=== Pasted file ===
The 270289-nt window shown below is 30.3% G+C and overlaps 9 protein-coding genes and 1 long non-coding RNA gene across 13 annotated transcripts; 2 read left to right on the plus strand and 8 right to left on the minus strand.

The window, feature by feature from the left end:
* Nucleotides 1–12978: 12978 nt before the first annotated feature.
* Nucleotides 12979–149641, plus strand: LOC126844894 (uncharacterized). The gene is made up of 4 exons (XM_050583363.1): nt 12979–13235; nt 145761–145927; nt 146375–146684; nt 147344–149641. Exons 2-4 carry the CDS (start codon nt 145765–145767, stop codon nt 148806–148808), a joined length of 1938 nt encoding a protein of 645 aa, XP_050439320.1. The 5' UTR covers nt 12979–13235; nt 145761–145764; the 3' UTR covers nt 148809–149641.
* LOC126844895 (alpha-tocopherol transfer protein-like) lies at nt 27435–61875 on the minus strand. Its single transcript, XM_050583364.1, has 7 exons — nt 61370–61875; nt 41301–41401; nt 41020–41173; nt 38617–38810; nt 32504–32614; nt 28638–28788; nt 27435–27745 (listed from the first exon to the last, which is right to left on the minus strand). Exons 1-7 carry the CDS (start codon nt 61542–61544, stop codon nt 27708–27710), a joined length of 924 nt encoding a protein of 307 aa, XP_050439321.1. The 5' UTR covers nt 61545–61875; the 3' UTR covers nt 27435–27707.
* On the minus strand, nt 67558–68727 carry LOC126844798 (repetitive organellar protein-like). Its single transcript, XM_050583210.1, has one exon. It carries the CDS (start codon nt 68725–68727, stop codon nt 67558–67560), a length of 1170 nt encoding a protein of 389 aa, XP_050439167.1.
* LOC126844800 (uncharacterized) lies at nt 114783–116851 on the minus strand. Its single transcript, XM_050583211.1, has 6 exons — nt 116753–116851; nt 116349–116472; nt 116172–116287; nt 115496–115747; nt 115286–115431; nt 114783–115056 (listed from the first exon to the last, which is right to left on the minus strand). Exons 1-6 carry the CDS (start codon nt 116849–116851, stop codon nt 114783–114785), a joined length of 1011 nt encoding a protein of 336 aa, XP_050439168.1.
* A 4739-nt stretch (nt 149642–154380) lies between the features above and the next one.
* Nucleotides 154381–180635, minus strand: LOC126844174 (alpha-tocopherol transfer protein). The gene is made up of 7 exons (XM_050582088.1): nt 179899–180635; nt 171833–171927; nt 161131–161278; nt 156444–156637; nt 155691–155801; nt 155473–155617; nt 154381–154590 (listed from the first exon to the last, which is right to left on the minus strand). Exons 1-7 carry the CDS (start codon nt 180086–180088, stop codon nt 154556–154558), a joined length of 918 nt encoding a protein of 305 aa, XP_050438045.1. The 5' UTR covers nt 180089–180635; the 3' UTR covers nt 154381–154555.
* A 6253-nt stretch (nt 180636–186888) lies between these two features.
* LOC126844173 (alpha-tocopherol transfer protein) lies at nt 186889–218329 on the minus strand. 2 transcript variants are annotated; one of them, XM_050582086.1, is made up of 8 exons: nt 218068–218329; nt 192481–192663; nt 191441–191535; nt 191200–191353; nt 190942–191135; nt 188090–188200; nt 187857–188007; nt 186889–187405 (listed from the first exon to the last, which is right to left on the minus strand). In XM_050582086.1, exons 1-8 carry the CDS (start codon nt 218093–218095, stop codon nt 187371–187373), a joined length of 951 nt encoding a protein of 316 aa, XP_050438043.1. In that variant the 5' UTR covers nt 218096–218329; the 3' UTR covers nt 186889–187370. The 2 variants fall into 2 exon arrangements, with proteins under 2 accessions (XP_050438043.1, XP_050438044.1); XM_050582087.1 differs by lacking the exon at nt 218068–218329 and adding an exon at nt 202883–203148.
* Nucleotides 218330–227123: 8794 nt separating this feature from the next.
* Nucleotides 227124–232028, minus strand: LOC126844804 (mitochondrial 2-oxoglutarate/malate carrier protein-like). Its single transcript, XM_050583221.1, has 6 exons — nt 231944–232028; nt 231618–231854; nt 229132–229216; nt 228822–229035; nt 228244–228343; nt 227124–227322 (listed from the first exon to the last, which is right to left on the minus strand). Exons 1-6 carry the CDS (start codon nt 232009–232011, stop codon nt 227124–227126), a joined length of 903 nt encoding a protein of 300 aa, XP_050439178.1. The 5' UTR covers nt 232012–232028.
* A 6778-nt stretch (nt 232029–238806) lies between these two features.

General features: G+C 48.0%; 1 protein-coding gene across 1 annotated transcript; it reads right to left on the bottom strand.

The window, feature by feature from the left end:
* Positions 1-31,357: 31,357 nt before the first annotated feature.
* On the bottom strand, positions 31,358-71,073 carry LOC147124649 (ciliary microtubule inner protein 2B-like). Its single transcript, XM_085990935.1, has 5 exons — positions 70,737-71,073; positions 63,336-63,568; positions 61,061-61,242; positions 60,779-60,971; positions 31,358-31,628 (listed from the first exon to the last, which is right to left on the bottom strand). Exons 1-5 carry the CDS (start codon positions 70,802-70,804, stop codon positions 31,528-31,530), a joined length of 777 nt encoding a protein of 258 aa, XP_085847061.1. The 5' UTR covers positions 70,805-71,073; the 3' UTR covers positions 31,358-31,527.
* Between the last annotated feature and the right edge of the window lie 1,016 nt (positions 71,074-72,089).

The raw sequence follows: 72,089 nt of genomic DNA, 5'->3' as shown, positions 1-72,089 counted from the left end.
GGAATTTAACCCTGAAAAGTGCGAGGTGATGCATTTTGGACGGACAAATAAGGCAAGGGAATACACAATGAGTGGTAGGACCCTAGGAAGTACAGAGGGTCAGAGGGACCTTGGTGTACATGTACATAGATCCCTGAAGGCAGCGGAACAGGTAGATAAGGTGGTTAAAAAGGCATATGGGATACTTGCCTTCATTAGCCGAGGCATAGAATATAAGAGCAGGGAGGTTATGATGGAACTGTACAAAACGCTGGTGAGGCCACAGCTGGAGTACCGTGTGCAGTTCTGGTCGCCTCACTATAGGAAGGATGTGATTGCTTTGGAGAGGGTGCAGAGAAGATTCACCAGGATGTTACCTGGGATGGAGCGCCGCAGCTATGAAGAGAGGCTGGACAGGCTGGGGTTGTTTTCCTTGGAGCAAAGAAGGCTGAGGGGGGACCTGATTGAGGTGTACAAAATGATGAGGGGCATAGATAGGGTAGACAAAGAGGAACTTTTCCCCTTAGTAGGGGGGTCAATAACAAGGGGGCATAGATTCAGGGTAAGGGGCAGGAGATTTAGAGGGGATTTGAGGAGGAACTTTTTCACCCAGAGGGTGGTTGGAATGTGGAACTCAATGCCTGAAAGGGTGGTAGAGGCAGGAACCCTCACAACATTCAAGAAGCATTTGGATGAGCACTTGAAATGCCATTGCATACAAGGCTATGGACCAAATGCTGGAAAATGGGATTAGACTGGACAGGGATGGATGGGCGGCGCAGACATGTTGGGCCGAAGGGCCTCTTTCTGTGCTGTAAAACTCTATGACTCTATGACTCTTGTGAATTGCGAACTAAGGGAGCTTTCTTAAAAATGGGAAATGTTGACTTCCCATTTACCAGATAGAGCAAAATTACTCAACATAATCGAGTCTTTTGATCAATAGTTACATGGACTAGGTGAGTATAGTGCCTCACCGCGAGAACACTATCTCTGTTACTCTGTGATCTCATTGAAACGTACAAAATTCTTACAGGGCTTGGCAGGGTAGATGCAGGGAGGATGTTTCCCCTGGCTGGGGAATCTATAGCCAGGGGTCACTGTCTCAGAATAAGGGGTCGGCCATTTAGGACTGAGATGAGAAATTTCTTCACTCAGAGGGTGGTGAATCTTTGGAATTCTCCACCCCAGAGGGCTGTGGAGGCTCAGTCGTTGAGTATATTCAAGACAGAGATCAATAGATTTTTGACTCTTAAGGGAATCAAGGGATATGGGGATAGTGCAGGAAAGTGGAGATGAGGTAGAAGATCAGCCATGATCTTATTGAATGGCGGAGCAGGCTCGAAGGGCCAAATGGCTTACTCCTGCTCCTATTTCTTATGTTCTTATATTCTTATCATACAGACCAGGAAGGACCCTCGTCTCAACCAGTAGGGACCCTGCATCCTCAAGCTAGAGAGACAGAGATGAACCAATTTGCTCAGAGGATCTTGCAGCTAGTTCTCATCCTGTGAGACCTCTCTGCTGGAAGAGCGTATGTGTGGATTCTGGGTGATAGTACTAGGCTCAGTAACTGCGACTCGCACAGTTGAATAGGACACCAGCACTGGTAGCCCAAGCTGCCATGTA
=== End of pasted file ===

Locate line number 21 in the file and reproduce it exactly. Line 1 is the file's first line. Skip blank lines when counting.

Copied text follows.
GGAATTTAACCCTGAAAAGTGCGAGGTGATGCATTTTGGACGGACAAATAAGGCAAGGGAATACACAATGAGTGGTAGGACCCTAGGAAGTACAGAGGGTCAGAGGGACCTTGGTGTACATGTACATAGATCCCTGAAGGCAGCGGAACAGGTAGATAAGGTGGTTAAAAAGGCATATGGGATACTTGCCTTCATTAGCCGAGGCATAGAATATAAGAGCAGGGAGGTTATGATGGAACTGTACAAAACGCTGGTGAGGCCACAGCTGGAGTACCGTGTGCAGTTCTGGTCGCCTCACTATAGGAAGGATGTGATTGCTTTGGAGAGGGTGCAGAGAAGATTCACCAGGATGTTACCTGGGATGGAGCGCCGCAGCTATGAAGAGAGGCTGGACAGGCTGGGGTTGTTTTCCTTGGAGCAAAGAAGGCTGAGGGGGGACCTGATTGAGGTGTACAAAATGATGAGGGGCATAGATAGGGTAGACAAAGAGGAACTTTTCCCCTTAGTAGGGGGGTCAATAACAAGGGGGCATAGATTCAGGGTAAGGGGCAGGAGATTTAGAGGGGATTTGAGGAGGAACTTTTTCACCCAGAGGGTGGTTGGAATGTGGAACTCAATGCCTGAAAGGGTGGTAGAGGCAGGAACCCTCACAACATTCAAGAAGCATTTGGATGAGCACTTGAAATGCCATTGCATACAAGGCTATGGACCAAATGCTGGAAAATGGGATTAGACTGGACAGGGATGGATGGGCGGCGCAGACATGTTGGGCCGAAGGGCCTCTTTCTGTGCTGTAAAACTCTATGACTCTATGACTCTTGTGAATTGCGAACTAAGGGAGCTTTCTTAAAAATGGGAAATGTTGACTTCCCATTTACCAGATAGAGCAAAATTACTCAACATAATCGAGTCTTTTGATCAATAGTTACATGGACTAGGTGAGTATAGTGCCTCACCGCGAGAACACTATCTCTGTTACTCTGTGATCTCATTGAAACGTACAAAATTCTTACAGGGCTTGGCAGGGTAGATGCAGGGAGGATGTTTCCCCTGGCTGGGGAATCTATAGCCAGGGGTCACTGTCTCAGAATAAGGGGTCGGCCATTTAGGACTGAGATGAGAAATTTCTTCACTCAGAGGGTGGTGAATCTTTGGAATTCTCCACCCCAGAGGGCTGTGGAGGCTCAGTCGTTGAGTATATTCAAGACAGAGATCAATAGATTTTTGACTCTTAAGGGAATCAAGGGATATGGGGATAGTGCAGGAAAGTGGAGATGAGGTAGAAGATCAGCCATGATCTTATTGAATGGCGGAGCAGGCTCGAAGGGCCAAATGGCTTACTCCTGCTCCTATTTCTTATGTTCTTATATTCTTATCATACAGACCAGGAAGGACCCTCGTCTCAACCAGTAGGGACCCTGCATCCTCAAGCTAGAGAGACAGAGATGAACCAATTTGCTCAGAGGATCTTGCAGCTAGTTCTCATCCTGTGAGACCTCTCTGCTGGAAGAGCGTATGTGTGGATTCTGGGTGATAGTACTAGGCTCAGTAACTGCGACTCGCACAGTTGAATAGGACACCAGCACTGGTAGCCCAAGCTGCCATGTA